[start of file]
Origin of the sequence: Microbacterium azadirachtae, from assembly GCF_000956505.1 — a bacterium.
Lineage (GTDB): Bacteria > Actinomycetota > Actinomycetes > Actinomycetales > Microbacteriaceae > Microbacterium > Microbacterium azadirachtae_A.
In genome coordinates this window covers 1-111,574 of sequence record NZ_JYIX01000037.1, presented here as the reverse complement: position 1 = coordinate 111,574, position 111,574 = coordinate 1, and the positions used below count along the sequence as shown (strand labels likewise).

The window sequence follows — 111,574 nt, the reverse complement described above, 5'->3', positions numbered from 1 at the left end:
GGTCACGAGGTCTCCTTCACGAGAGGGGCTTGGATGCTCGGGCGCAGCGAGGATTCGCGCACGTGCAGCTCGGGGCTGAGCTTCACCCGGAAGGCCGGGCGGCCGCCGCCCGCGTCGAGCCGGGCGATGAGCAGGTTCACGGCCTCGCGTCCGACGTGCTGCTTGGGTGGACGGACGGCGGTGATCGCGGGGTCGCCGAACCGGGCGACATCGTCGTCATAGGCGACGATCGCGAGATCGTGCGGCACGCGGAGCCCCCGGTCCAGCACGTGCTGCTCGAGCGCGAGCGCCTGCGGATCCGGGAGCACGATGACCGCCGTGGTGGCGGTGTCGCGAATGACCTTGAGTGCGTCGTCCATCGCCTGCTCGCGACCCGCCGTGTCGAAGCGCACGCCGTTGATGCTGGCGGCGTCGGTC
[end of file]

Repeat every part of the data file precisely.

Origin of the sequence: Microbacterium azadirachtae, from assembly GCF_000956505.1 — a bacterium.
Lineage (GTDB): Bacteria > Actinomycetota > Actinomycetes > Actinomycetales > Microbacteriaceae > Microbacterium > Microbacterium azadirachtae_A.
In genome coordinates this window covers 1-111,574 of sequence record NZ_JYIX01000037.1, presented here as the reverse complement: position 1 = coordinate 111,574, position 111,574 = coordinate 1, and the positions used below count along the sequence as shown (strand labels likewise).

The window sequence follows — 111,574 nt, the reverse complement described above, 5'->3', positions numbered from 1 at the left end:
GGTCACGAGGTCTCCTTCACGAGAGGGGCTTGGATGCTCGGGCGCAGCGAGGATTCGCGCACGTGCAGCTCGGGGCTGAGCTTCACCCGGAAGGCCGGGCGGCCGCCGCCCGCGTCGAGCCGGGCGATGAGCAGGTTCACGGCCTCGCGTCCGACGTGCTGCTTGGGTGGACGGACGGCGGTGATCGCGGGGTCGCCGAACCGGGCGACATCGTCGTCATAGGCGACGATCGCGAGATCGTGCGGCACGCGGAGCCCCCGGTCCAGCACGTGCTGCTCGAGCGCGAGCGCCTGCGGATCCGGGAGCACGATGACCGCCGTGGTGGCGGTGTCGCGAATGACCTTGAGTGCGTCGTCCATCGCCTGCTCGCGACCCGCCGTGTCGAAGCGCACGCCGTTGATGCTGGCGGCGTCGGTC